Raven glanced to the side then sat back up and resumed a comfortable slouch in the chair he was sitting in. The torso of another soldier passed behind him on the screen.

“Where are you?” Sawyer shifted on the sand, getting more comfortable. If he was in the Coms center it would explain his quick change of posture. After the past few weeks of silence, being able to truly share their feelings would be difficult.

Raven glanced over his shoulder. “Coms. The internet doesn’t work anywhere else. I can’t guarantee I’ll be with you for long. Things have been worse than normal lately.”

Raven had been redeployed to Camp Dietz, the base where they’d originally met. Raven kicking her out of his unit and the inconvenience of marrying her commanding officer made it impossible to be redeployed together. But at least they were both in Afghanistan, even if they were hundreds of miles apart with bad internet.

“So, what have you been up to?” Raven glanced backward again. Suddenly a bottle of water appeared over his shoulder. “Thanks,” he told the disembodied hand before Raven’s right hand man, Thommy pushed into view.

“Hey, Doogie. Good to see you.” Thommy smiled into the screen.

“Hey.” Thommy had been with them in Dietz and after the mess they went through during their last deployment, the three of them had become close friends.

“Chief telling you about the mess we got ourselves into?” Thommy continued.

Raven punched him in the arm, and after a mumbled conversation, Thommy disappeared.

“You got into trouble?” Raven’s unit was supposed to find trouble. That was their job. They were sent in to find the worst of the worst and eliminate them.

“How are you?” Raven’s expression cleared as he put on his game face and leaned forward, plainly ignoring her inquiry.

Sawyer sighed. He’d been her commanding officer, and she knew that until he was ready, there was no getting information out of him. She pulled the computer closer. “I miss you.”

Raven rubbed the short hair over his ears. He had only recently arrived at Dietz and was almost immediately sent out on a mission. Sawyer had been deployed two months before him. Three weeks after their wedding.

“You doing okay? Staying on base? Not heading out with any teams?” Raven had made her promise to do her best to stay on the base and out of combat, but she was a corpsman and changing her job title to nurse wasn’t going well. Sawyer had suffered a tough bit of PTSD after her last deployment. The guard assigned to her while on her last mission had become a close friend and when he stepped on an IED and blew up in front of her, things got rough. Raven had helped but more so the pastor they had been seeing had allowed her to move forward and ultimately redeploy. Something Raven was not happy about.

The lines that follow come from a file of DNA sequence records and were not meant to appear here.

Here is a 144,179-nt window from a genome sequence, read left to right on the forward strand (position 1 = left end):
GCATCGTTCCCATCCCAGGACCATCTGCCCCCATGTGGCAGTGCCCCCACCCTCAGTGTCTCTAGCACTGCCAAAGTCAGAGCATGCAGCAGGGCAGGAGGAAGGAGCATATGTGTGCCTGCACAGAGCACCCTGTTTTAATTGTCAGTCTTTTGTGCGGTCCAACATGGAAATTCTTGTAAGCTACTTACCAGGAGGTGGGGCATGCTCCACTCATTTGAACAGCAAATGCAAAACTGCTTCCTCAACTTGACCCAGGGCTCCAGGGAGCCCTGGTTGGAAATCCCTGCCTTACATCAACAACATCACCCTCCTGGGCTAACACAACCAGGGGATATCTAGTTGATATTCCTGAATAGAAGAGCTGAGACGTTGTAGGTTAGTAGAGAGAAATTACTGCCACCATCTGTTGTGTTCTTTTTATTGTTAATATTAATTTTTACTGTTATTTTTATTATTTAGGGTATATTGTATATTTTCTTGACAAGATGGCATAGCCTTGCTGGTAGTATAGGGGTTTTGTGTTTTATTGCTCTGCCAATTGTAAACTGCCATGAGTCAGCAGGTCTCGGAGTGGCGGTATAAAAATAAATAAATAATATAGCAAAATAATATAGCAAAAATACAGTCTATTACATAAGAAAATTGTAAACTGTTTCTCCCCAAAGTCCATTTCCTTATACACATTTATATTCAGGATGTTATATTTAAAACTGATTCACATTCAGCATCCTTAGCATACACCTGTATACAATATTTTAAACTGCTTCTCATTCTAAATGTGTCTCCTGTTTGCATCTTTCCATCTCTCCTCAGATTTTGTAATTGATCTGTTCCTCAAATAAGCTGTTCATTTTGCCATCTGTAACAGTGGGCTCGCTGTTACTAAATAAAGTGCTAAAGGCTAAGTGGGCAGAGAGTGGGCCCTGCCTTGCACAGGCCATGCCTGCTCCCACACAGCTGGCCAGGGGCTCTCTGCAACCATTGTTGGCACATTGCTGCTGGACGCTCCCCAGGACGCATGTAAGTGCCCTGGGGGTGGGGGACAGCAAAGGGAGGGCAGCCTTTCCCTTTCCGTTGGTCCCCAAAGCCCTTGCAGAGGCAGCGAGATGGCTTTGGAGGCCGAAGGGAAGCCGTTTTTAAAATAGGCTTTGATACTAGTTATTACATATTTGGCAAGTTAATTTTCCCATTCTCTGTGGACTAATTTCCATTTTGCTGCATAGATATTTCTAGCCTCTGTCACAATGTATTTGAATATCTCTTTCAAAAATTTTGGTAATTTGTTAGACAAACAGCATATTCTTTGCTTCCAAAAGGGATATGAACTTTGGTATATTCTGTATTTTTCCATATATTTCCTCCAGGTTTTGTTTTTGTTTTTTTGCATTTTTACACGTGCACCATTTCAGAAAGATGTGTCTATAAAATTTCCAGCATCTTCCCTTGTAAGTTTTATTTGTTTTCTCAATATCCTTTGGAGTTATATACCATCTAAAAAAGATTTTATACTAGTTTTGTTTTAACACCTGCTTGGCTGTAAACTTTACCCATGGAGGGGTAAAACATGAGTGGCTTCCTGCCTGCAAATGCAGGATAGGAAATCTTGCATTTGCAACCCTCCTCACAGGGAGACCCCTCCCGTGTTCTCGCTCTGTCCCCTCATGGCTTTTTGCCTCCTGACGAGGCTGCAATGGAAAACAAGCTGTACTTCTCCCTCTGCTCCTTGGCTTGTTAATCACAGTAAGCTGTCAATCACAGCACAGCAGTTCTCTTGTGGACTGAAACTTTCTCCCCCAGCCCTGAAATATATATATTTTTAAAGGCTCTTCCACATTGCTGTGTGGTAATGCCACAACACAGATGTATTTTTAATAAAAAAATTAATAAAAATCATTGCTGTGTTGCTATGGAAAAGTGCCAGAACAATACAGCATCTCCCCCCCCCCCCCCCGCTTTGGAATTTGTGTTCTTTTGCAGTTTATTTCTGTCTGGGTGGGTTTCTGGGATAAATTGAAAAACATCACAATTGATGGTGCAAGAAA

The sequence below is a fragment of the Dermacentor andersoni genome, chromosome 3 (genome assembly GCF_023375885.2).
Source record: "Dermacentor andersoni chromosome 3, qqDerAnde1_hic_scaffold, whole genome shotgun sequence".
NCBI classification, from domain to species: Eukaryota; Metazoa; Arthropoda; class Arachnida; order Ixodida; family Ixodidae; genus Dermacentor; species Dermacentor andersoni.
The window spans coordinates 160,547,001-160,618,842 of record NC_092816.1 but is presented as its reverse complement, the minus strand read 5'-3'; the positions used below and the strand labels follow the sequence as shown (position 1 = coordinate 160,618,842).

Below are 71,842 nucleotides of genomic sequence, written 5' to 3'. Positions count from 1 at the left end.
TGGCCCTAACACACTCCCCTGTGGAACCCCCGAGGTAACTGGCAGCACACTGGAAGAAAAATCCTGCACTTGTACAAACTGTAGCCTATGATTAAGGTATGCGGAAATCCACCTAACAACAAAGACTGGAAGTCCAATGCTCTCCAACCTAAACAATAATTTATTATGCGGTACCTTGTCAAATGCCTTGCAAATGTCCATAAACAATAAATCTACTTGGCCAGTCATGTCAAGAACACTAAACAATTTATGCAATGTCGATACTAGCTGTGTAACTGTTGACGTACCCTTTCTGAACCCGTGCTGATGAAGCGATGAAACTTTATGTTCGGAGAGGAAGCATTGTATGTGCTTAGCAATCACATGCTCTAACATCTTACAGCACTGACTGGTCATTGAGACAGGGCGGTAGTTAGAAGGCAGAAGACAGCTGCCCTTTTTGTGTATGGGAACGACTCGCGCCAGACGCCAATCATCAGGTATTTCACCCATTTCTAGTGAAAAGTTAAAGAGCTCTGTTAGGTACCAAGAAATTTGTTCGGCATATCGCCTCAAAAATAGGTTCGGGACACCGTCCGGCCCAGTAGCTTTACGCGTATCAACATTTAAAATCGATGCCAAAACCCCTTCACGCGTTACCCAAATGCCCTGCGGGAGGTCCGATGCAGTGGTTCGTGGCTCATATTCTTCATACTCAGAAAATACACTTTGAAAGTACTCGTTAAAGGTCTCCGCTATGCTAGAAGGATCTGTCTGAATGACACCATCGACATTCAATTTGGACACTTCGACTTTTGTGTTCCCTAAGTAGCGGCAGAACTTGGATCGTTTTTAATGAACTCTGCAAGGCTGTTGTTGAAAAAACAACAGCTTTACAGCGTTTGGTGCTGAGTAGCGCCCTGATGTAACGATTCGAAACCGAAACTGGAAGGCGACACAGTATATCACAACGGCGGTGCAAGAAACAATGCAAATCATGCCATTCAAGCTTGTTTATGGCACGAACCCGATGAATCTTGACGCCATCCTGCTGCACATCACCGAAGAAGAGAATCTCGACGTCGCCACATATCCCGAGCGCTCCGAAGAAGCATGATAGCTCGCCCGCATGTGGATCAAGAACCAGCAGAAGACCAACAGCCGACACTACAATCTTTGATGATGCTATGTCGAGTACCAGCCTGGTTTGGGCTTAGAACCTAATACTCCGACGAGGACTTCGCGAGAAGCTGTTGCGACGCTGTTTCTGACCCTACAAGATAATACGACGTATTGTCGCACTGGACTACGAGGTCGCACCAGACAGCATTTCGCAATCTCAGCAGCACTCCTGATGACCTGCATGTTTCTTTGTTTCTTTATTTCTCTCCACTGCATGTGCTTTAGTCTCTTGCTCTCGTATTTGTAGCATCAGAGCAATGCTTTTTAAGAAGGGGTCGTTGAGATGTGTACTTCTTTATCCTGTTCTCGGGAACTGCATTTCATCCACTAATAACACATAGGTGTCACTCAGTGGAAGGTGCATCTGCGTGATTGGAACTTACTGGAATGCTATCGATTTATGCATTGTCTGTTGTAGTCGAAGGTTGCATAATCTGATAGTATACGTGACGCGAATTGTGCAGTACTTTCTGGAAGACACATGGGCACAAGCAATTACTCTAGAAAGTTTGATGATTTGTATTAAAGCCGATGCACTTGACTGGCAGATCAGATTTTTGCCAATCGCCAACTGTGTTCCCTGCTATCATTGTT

“I’ve stayed on base,” she started.

“You’re going out, aren’t you?” His voice was tight. Whereas he had mastered the ability to hide his emotions, Sawyer was an open book when it came to him.

“You do. You just got back.” It was a weak argument but a valid one. It was also the only argument she’d come up with when she’d prepared for this conversation in her head.

“That really isn’t the point. I didn’t pull a gun on my neighbor after I got stateside. You need to take it slow.”

“Raven,” was all she got out before he nailed her with one of his famous cold-as-ice stares.

Sawyer took a breath and tried to approach the conversation calmly. She knew he worried and although bringing up her past wasn’t exactly fair, she knew her actions after her last trip home were hard to forget. “I’m doing fine. But this is my job, and until I fulfill my time, I have to do it. I’ll be careful. I always am, just like I need you to be.”

“I know, baby. I know. But it makes me feel better if I at least ask you to try and be careful.”

Sawyer looked at the new lines appearing around Raven’s eyes. He was always so concerned for his men’s safety. Adding her to that worry was taking a toll on him.

“I’ve been able to stay close for the last couple of weeks.” She reached out and touched the screen again. Raven placed his fingers against hers.

“I know.”

The screen flickered, and Sawyer knew she was going to lose him soon. “I love you, Moses.”

“I love you, too, Emme.” Raven kissed his fingers and touched the screen again. Sawyer did the same.

Raven and Sawyer sat silently, staring at a grainy picture on a dusty computer screen. Their time together had been so short. Their marriage one of long distance conversations behind barracks and sweating in poorly air conditioned tech centers.

“Have you talked to your mom?” Raven’s voice was quiet.

Sawyer closed her eyes and shook her head. “No.”

“Why?”

Sawyer looked into the deep brown eyes that veiled so many emotions and knew Raven was hurt by her not telling her mom she had gotten married.

“Are you ashamed? Embarrassed?” he started.

“Why would I be either of those?”